Starting Antiretroviral Therapy Immediately After Birth Can Help Infants Born With HIV, New Research Shows

March 12, 2024
Four of six children studied showed an extended remission period of detectable HIV after pausing their treatments if they started within 48 hours of birth

The results of a clinical trial showed that four children remained free of detectable HIV for over a year after pausing their antiretroviral therapy (ART) with the purpose of seeing if they could achieve remission.

The trial involved starting an ART regimen within 48 hours of birth, after which the babies were “closely monitored for drug safety and HIV viral suppression.” The study, which took place over several countries across multiple continents, identified a “small subset of children” who “achieved sustained HIV suppression and met other predefined study criteria for interrupting ART.”

Of the six five-year-old children who were studied, “four of the six children experienced HIV remission, defined as the absence of replicating virus for at least 48 weeks off of ART. One of them experienced remission for 80 weeks, but then their HIV rebounded to detectable levels. Three others have been and remain in remission for 48, 52, and 64 weeks, respectively. However, two children did not experience remission, and their HIV became detectable within three and eight weeks after ART interruption, respectively.” These children experienced symptoms of mild acute retroviral syndrome (ARS), but the ARS and additional white blood deficiency “resolved either prior to or soon after restarting ART.”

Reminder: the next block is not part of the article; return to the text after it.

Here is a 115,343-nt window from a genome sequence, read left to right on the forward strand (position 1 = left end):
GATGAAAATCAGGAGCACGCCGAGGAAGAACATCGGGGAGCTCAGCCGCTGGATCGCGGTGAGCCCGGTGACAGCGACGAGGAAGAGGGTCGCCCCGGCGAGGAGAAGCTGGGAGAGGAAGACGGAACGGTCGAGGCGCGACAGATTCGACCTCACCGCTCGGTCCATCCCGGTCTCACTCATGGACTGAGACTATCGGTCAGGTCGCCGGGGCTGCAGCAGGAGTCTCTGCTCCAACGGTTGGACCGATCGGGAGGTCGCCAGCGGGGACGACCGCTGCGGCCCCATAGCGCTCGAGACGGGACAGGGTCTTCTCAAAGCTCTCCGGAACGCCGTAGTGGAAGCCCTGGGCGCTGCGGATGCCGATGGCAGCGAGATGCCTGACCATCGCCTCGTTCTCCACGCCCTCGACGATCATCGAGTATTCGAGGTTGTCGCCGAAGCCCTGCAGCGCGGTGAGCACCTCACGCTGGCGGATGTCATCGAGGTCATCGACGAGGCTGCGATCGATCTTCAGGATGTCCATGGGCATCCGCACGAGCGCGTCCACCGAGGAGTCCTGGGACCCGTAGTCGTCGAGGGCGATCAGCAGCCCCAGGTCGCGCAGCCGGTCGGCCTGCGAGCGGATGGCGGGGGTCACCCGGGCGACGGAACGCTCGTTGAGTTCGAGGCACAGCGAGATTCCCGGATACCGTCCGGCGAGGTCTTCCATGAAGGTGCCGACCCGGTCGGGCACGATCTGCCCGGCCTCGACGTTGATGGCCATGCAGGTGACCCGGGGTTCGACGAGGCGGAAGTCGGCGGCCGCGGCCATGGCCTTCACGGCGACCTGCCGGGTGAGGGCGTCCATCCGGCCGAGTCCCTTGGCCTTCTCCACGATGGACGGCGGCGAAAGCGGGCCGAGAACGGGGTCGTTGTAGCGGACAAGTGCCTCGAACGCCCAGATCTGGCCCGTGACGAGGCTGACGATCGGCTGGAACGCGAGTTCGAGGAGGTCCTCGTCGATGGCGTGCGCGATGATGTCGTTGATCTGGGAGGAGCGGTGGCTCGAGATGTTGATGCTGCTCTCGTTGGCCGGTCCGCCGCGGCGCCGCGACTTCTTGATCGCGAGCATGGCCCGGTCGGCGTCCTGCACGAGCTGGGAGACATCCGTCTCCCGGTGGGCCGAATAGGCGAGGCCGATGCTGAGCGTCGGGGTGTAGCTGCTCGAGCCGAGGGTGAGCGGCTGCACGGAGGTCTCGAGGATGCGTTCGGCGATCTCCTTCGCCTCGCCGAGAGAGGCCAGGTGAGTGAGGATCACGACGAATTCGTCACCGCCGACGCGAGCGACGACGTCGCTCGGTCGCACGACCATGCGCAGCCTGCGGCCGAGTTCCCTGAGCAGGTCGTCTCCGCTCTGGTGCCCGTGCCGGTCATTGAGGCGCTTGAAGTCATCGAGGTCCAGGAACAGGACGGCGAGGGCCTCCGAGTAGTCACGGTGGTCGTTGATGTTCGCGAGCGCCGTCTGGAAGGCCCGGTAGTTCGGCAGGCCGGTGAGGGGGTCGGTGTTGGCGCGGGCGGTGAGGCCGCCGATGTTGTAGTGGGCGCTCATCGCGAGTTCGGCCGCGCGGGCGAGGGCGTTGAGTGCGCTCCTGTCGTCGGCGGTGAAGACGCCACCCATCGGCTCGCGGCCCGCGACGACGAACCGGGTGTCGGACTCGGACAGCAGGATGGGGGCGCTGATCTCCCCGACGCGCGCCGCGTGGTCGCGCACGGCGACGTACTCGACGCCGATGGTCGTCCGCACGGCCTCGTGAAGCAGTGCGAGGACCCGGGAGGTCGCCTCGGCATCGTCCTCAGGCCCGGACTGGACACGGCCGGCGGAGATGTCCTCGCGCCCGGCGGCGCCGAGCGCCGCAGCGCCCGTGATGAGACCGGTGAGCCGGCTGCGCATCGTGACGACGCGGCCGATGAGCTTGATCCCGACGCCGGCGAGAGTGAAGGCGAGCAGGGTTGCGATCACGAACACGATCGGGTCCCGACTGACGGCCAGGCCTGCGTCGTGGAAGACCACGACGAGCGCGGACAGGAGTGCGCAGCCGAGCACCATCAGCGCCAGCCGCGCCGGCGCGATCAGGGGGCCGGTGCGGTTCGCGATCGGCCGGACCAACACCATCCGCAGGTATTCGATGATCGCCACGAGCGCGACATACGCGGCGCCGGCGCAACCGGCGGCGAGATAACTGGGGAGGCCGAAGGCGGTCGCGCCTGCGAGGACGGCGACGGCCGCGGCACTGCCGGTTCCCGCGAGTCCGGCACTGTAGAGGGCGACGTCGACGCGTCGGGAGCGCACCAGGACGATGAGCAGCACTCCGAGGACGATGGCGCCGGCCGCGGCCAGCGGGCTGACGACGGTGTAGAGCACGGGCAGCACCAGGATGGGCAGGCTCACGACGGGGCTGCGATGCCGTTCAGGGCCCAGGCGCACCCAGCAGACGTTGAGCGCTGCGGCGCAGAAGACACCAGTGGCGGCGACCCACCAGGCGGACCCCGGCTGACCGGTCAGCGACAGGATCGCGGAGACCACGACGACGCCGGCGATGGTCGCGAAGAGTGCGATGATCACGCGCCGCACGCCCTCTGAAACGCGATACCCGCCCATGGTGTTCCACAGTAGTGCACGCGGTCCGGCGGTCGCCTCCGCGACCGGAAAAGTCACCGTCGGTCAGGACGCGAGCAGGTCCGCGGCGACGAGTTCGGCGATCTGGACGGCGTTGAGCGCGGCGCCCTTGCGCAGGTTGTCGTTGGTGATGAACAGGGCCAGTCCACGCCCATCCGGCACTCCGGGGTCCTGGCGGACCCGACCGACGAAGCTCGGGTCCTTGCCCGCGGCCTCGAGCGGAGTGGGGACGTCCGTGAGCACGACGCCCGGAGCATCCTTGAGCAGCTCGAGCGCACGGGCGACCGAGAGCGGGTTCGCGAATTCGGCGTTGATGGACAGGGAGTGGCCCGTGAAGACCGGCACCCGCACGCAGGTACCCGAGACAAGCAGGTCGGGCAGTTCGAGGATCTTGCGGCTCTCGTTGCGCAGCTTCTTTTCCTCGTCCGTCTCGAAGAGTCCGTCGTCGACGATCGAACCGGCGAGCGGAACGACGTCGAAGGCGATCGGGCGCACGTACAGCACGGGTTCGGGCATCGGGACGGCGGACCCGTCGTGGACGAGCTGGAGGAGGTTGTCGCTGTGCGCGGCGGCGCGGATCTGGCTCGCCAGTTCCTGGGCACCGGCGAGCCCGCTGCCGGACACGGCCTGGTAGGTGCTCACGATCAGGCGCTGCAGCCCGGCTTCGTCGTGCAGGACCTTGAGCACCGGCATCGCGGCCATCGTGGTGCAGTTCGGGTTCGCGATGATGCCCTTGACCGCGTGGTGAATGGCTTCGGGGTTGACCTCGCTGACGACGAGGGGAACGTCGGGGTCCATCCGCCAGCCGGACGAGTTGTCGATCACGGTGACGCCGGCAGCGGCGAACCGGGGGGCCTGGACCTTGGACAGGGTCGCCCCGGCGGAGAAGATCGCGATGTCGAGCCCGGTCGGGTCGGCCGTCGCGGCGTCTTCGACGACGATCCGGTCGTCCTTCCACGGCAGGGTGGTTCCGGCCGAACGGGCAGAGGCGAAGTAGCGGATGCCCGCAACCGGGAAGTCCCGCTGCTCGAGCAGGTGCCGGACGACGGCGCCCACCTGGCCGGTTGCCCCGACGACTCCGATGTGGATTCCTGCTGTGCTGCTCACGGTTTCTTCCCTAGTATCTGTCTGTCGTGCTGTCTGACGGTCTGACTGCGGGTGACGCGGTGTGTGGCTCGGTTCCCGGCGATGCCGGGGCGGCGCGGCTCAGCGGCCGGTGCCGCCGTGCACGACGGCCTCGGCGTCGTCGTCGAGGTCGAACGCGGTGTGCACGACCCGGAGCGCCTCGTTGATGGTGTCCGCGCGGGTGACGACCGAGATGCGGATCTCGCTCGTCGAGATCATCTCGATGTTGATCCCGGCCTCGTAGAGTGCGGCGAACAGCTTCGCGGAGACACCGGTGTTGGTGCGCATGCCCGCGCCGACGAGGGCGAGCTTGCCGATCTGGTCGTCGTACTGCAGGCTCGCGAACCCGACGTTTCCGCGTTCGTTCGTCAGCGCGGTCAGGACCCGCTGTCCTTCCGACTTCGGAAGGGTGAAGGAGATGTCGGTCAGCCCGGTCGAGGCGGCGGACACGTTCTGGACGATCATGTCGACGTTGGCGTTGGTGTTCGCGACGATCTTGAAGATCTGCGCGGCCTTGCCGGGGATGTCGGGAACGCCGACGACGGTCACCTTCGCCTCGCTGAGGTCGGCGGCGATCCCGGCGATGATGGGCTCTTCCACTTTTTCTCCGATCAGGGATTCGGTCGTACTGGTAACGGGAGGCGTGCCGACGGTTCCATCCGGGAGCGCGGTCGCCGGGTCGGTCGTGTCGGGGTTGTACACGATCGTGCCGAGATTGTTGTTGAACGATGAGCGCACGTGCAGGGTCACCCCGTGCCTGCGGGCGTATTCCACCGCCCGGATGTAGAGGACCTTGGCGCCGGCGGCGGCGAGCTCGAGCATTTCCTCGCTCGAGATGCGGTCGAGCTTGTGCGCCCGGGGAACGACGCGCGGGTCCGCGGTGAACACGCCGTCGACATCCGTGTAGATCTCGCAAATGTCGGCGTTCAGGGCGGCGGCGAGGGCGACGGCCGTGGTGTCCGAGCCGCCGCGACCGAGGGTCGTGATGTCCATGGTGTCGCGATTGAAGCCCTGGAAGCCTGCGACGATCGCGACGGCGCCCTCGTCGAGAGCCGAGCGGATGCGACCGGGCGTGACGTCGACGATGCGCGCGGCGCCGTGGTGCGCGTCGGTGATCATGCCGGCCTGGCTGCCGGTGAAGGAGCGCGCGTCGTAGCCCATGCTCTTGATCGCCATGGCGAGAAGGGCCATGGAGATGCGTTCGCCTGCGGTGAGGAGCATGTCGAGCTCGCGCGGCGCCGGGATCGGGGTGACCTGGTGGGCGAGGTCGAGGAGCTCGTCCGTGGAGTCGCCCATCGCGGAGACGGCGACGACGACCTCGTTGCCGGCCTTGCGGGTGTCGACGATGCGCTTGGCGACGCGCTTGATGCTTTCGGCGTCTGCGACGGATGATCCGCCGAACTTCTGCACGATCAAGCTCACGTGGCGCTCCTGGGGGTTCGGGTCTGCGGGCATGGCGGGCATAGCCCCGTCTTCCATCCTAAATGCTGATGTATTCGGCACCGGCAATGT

The researchers characterize the findings as showing “that very early ART initiation has varying but favorable outcomes on control of HIV.” Now, research turns to how newer, more potent antiretroviral drugs could impact the possibility of remission, and the identification of biomarkers “to predict the likelihood of HIV remission or rebound following ART interruption.”

According to the NIH, “advances in ART have significantly reduced perinatal HIV transmission, when a child acquires HIV while in the uterus, during birth, or through consumption of milk from a lactating person. If transmission does occur, children must take lifelong ART to control replication of the virus and protect their immune systems from life-threatening complications. Typically, interruption in treatment will lead to rapid resumption of HIV replication and detectable virus in the blood within weeks.” Case reports of an infant in Mississippi who remained in remission after being taken off ART spurred researchers to undertake this trial.

NIH’s website has the release.